Sep. 05, 2012 - Issue #881: Sex 2012
On the prowl
Should attaching labels in the dating world be a faux pas?
Cougars. Maybe it's because this is the sex issue and you knew it was coming, or maybe your mind just automatically goes there, but you're not picturing a four-pawed mountain lion right now are you? No, no. We all know what women of a certain age who have an interest in much younger men get called behind their backs and if you think long and hard about it—that's what she said—maybe it's a bit unfair.
Koko Carlson, an educator at The Traveling Tickle Trunk sex shop in Edmonton, has no problem pointing out the stigma attached with this label.
"I think along with labelling women's sexuality and not labelling men's the same way, it's really odd that women are dehumanized with animal terms. So if you're in your late teens and legal or early 20s you're a bunny. And then there are all these cat terms. Why do we have to turn women's sexuality into something animal? They're humans, not cats in heat."
In case you're wondering, those other cat terms for ladies looking for a good time with a man at least eight years her junior, are generally called puma for a woman in her 30s, cougar for 40s and jaguar for those 50 plus. And for men preying on younger women? No label. What about the homosexual crowd? Nothing. This is a purely hetero female to male thing.
"There are animal terms in the gay community. Some gay men call themselves bears, for example. But there's a big difference between people self-identifying as something versus the mass media telling you this is what you are," Carlson says, adding that she has never met anyone who self-identifies as a cougar.
So why is this term so popular and why do we continue to throw it around in a society that has become increasingly more accepting of different expressions of sexuality? After all, these are just aggressive women who finally know what they want. Cressida Heyes has an answer. As the Canadian Research Chair in Philosophy of Gender and Sexuality, these types of issues are kind of her thing.
"I think that there's always been a double standard for women and men when it comes to aging—that men don't necessarily lose their sex appeal as they get older, whereas for women, age is seen as the ultimate way to stop being a sex object. So it's this horrible double bind. You start your life as a sex object and then once you hit 40 you become kind of an invisible, older lady. I think the invention of the cougar at first looks like it's going to break that double bind, but I think it just sort of gets you back into it because there's no such thing as a slumpy cougar."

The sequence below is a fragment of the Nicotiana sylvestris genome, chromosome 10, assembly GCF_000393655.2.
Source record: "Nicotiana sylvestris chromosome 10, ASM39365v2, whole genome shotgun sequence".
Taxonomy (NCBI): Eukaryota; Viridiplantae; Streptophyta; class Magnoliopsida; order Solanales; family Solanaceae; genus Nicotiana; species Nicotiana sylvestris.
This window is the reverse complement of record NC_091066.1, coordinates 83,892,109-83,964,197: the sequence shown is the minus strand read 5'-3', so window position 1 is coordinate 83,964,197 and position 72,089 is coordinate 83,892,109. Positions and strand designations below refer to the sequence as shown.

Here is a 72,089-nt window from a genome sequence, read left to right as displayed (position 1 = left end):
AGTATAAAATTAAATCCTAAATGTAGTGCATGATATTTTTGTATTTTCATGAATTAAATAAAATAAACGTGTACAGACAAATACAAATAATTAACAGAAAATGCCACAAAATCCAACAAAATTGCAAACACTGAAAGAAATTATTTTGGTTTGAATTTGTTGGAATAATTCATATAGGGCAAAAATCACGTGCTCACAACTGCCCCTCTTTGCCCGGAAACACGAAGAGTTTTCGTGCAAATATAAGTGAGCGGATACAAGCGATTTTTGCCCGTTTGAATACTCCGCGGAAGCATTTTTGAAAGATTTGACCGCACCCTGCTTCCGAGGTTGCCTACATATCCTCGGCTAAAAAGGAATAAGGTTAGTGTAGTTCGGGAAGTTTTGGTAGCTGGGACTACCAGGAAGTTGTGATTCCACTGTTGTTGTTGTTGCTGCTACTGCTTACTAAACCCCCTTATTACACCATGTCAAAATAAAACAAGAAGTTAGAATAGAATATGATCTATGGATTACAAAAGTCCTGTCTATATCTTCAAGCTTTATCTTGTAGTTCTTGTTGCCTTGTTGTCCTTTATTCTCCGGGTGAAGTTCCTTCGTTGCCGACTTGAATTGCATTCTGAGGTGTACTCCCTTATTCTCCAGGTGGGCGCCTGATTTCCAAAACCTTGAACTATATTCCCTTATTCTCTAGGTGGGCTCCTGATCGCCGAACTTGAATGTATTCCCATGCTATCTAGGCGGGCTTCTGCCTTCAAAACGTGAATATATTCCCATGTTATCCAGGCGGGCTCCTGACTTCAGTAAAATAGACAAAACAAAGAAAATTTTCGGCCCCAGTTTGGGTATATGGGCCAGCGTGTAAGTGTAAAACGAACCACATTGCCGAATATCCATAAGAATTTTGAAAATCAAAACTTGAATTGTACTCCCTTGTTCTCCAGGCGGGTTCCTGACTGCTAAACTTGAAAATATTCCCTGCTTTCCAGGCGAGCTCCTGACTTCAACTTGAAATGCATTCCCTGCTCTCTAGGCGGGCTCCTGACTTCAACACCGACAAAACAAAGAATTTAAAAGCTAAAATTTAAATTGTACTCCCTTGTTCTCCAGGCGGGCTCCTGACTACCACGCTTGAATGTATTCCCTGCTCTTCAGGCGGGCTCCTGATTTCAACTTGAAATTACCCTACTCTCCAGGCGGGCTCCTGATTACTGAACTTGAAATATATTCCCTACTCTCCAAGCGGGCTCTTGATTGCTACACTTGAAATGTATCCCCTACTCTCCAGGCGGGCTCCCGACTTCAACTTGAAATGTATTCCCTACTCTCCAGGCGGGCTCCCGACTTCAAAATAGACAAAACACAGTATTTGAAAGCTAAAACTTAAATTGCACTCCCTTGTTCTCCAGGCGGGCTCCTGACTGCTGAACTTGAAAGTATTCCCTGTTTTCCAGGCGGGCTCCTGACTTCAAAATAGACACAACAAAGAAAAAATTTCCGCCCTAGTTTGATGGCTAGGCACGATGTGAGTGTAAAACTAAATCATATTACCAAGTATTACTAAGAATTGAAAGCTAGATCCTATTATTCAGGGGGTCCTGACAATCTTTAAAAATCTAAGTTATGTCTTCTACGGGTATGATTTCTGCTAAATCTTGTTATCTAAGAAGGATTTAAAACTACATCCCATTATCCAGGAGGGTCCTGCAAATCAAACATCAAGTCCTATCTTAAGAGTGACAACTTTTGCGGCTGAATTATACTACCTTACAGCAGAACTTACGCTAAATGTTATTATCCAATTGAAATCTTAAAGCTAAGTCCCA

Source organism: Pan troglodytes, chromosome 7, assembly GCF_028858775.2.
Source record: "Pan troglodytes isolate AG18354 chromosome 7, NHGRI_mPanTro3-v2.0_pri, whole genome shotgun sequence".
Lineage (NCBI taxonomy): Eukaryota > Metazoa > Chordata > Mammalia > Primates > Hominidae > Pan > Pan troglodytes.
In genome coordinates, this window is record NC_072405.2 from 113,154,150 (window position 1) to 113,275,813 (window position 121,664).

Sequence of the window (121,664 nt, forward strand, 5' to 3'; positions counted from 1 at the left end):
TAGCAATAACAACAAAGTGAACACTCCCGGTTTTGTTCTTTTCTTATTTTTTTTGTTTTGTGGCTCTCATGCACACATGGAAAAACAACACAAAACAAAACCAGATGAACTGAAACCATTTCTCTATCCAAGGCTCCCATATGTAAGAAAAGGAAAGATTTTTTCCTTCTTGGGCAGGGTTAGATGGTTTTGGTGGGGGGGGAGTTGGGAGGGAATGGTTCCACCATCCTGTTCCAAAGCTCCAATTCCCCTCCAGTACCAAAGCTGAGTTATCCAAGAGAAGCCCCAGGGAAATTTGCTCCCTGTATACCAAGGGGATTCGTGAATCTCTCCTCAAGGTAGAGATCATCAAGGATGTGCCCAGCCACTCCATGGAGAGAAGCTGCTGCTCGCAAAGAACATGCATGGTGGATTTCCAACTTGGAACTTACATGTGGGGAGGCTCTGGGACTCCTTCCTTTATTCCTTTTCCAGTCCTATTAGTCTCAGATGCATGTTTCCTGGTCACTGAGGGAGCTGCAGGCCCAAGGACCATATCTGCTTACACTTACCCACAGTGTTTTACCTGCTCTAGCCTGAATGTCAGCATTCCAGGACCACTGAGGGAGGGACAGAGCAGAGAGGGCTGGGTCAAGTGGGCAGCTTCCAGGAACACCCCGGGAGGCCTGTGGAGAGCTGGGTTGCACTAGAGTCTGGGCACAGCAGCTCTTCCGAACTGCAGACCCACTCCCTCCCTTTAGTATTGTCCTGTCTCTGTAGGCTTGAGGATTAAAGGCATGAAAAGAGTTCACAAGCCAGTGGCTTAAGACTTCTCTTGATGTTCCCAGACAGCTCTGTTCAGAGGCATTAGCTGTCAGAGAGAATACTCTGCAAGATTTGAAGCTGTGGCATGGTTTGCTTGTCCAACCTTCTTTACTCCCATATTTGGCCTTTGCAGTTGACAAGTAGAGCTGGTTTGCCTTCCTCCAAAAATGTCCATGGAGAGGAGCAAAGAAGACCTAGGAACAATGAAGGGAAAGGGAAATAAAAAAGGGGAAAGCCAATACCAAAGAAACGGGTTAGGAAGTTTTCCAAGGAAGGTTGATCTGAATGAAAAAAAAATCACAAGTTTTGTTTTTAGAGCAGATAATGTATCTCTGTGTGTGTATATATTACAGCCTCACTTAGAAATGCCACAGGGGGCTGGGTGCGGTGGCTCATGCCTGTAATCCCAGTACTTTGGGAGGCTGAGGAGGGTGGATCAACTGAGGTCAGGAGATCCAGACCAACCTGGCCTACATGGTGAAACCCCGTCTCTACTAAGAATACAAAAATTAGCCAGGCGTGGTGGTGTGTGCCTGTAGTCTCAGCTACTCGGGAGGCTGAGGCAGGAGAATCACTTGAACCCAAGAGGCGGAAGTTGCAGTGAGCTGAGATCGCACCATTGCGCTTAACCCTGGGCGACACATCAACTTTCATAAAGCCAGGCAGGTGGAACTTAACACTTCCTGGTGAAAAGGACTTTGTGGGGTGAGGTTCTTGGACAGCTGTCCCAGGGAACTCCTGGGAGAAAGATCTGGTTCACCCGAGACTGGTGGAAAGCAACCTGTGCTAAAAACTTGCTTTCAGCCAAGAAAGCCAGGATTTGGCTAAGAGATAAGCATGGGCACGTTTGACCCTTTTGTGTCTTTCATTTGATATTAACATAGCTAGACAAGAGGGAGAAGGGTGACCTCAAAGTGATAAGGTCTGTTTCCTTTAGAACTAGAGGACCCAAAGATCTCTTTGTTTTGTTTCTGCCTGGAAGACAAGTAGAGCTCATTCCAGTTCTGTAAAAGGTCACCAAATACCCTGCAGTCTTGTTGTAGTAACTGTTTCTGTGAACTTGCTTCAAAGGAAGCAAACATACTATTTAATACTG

Carlson adds that women grow up thinking that their sexuality will vanish when they hit menopause, but that's not totally true. "We get women into their 80s, possibly 90s—I don't know, I don't ask people's age—who are still very sexual [coming into the store]. Since there is so much cultural shame when you're younger, it's harder to have as good of a sex life as you could have, but the older you get, either the less you care about what the culture says, or you process it differently. But you're able to be sexual the way you want to."
So maybe the cougar is actually more of a stereotype breaker than she is given credit for. Instead of sitting idly by watching her sexuality flit away, she is living it up and saying, 'The hell with it. I know what I want and I'm going after it.' It might be beneficial to do a little soul searching to figure out just why we label people the way we do. Heyes says there are two main reasons for it.
"One is that we're trying to make sense of the world. Having categories is a part of making sense of the world. The other reason is I think we want to erase some aspect of someone's identity as a human being. We use labels a lot of the time to make people legible to us, but in making them legible, we wipe out some part or all of them. It's notoriously difficult for sexist societies—and I would include ours—to see women as full human beings and so there always has to be a sort of lens that reduces some part of their personhood."
Moral of the story: women will continue to chase younger men. Just don't call them cougars.
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